Buried and blind vias solve most HDI routing studies.
A popular answer to a high density interconnect (HDI) problem is to start with a simple printed circuit board and then proceed to add on layer after layer. This is known as a sequential lamination process. For the sake of balance, the layers are always added to the top and bottom in pairs. A notation we use describes the sequence.
A typical example is a board that starts with N number of layers in the initial pressing and has three additional lamination steps after that. Each additional pressing adds two layers: one above and one below the previous step. The shorthand for that type of construction is 3+N+3 or simply a 3N3 stack-up.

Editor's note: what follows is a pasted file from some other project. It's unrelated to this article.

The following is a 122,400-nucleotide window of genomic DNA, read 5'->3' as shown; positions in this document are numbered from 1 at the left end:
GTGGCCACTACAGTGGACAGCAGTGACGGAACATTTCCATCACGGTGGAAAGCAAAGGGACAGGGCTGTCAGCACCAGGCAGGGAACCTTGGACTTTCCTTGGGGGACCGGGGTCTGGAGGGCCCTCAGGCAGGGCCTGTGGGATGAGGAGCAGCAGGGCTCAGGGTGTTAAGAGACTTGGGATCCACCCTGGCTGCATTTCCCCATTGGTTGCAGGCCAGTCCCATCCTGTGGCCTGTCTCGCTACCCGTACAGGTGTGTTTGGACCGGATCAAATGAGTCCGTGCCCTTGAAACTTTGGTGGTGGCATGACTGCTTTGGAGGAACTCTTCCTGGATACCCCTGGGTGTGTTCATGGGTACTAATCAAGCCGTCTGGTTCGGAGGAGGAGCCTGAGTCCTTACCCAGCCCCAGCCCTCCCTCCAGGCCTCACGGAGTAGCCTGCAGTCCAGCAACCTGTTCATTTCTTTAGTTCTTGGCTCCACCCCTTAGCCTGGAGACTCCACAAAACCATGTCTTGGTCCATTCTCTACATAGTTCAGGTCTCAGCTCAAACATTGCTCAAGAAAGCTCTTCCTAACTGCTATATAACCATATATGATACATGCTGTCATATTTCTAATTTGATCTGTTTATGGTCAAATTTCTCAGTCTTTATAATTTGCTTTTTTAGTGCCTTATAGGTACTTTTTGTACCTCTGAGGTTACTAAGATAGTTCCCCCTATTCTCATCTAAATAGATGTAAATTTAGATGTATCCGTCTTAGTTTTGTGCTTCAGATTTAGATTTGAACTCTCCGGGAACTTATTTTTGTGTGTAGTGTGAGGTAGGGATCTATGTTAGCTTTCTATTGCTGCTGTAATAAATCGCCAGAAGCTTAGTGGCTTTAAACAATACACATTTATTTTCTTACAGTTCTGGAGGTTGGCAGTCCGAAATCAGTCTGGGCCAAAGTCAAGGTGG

We could get more detailed and substitute the actual number of layers in the first pressing for the N and call it, for instance, a 3+4+3 board for an even 10 layers. The fact is the fabricator is more concerned about how many layers are added afterward than how many are used in the first step (FIGURE 1).
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